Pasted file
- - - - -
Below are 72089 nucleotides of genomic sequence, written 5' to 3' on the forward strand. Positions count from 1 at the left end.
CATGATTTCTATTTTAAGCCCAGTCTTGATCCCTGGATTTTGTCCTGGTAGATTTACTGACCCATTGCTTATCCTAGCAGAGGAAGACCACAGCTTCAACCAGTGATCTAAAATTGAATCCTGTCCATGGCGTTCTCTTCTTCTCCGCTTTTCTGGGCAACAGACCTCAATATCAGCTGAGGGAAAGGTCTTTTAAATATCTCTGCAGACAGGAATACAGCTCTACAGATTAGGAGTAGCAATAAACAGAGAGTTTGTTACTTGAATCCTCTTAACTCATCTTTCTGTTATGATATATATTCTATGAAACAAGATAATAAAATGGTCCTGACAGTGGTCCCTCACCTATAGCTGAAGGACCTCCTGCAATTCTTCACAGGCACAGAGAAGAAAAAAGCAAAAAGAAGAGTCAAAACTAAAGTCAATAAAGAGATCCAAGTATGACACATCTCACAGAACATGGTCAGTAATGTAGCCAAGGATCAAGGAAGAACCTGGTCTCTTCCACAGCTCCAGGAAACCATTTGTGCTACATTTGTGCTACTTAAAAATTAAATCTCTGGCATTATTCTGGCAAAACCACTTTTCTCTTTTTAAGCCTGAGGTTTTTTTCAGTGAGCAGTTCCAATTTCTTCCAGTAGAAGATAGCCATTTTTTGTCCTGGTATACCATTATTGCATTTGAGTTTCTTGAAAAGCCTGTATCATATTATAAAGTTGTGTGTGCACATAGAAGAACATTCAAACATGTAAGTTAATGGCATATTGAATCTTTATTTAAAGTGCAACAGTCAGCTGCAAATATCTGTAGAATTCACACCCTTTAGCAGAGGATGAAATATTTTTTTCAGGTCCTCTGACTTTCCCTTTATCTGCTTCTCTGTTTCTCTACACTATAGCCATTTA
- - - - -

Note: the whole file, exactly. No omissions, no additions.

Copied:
Below are 72089 nucleotides of genomic sequence, written 5' to 3' on the forward strand. Positions count from 1 at the left end.
CATGATTTCTATTTTAAGCCCAGTCTTGATCCCTGGATTTTGTCCTGGTAGATTTACTGACCCATTGCTTATCCTAGCAGAGGAAGACCACAGCTTCAACCAGTGATCTAAAATTGAATCCTGTCCATGGCGTTCTCTTCTTCTCCGCTTTTCTGGGCAACAGACCTCAATATCAGCTGAGGGAAAGGTCTTTTAAATATCTCTGCAGACAGGAATACAGCTCTACAGATTAGGAGTAGCAATAAACAGAGAGTTTGTTACTTGAATCCTCTTAACTCATCTTTCTGTTATGATATATATTCTATGAAACAAGATAATAAAATGGTCCTGACAGTGGTCCCTCACCTATAGCTGAAGGACCTCCTGCAATTCTTCACAGGCACAGAGAAGAAAAAAGCAAAAAGAAGAGTCAAAACTAAAGTCAATAAAGAGATCCAAGTATGACACATCTCACAGAACATGGTCAGTAATGTAGCCAAGGATCAAGGAAGAACCTGGTCTCTTCCACAGCTCCAGGAAACCATTTGTGCTACATTTGTGCTACTTAAAAATTAAATCTCTGGCATTATTCTGGCAAAACCACTTTTCTCTTTTTAAGCCTGAGGTTTTTTTCAGTGAGCAGTTCCAATTTCTTCCAGTAGAAGATAGCCATTTTTTGTCCTGGTATACCATTATTGCATTTGAGTTTCTTGAAAAGCCTGTATCATATTATAAAGTTGTGTGTGCACATAGAAGAACATTCAAACATGTAAGTTAATGGCATATTGAATCTTTATTTAAAGTGCAACAGTCAGCTGCAAATATCTGTAGAATTCACACCCTTTAGCAGAGGATGAAATATTTTTTTCAGGTCCTCTGACTTTCCCTTTATCTGCTTCTCTGTTTCTCTACACTATAGCCATTTA